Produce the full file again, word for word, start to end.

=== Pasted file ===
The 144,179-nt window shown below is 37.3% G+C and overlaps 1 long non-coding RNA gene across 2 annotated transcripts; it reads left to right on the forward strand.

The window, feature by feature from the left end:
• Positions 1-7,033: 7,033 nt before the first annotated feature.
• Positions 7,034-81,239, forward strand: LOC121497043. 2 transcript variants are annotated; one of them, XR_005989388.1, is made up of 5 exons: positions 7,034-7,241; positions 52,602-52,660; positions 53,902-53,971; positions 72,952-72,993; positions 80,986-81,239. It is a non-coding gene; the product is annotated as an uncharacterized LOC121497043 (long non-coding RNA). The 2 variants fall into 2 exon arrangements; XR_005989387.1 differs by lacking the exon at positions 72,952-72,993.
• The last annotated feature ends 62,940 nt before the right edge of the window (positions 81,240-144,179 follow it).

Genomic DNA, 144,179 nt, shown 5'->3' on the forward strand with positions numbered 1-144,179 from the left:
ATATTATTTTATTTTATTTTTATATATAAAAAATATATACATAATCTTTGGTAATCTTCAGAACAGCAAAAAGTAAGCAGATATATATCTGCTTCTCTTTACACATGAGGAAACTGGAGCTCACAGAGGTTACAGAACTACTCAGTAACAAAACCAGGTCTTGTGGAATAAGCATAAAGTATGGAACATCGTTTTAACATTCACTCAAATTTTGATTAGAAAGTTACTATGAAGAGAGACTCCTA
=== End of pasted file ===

The 144,179-nt window shown below is 37.3% G+C and overlaps 1 long non-coding RNA gene across 2 annotated transcripts; it reads left to right on the forward strand.

The window, feature by feature from the left end:
• Positions 1-7,033: 7,033 nt before the first annotated feature.
• Positions 7,034-81,239, forward strand: LOC121497043. 2 transcript variants are annotated; one of them, XR_005989388.1, is made up of 5 exons: positions 7,034-7,241; positions 52,602-52,660; positions 53,902-53,971; positions 72,952-72,993; positions 80,986-81,239. It is a non-coding gene; the product is annotated as an uncharacterized LOC121497043 (long non-coding RNA). The 2 variants fall into 2 exon arrangements; XR_005989387.1 differs by lacking the exon at positions 72,952-72,993.
• The last annotated feature ends 62,940 nt before the right edge of the window (positions 81,240-144,179 follow it).

Genomic DNA, 144,179 nt, shown 5'->3' on the forward strand with positions numbered 1-144,179 from the left:
ATATTATTTTATTTTATTTTTATATATAAAAAATATATACATAATCTTTGGTAATCTTCAGAACAGCAAAAAGTAAGCAGATATATATCTGCTTCTCTTTACACATGAGGAAACTGGAGCTCACAGAGGTTACAGAACTACTCAGTAACAAAACCAGGTCTTGTGGAATAAGCATAAAGTATGGAACATCGTTTTAACATTCACTCAAATTTTGATTAGAAAGTTACTATGAAGAGAGACTCCTA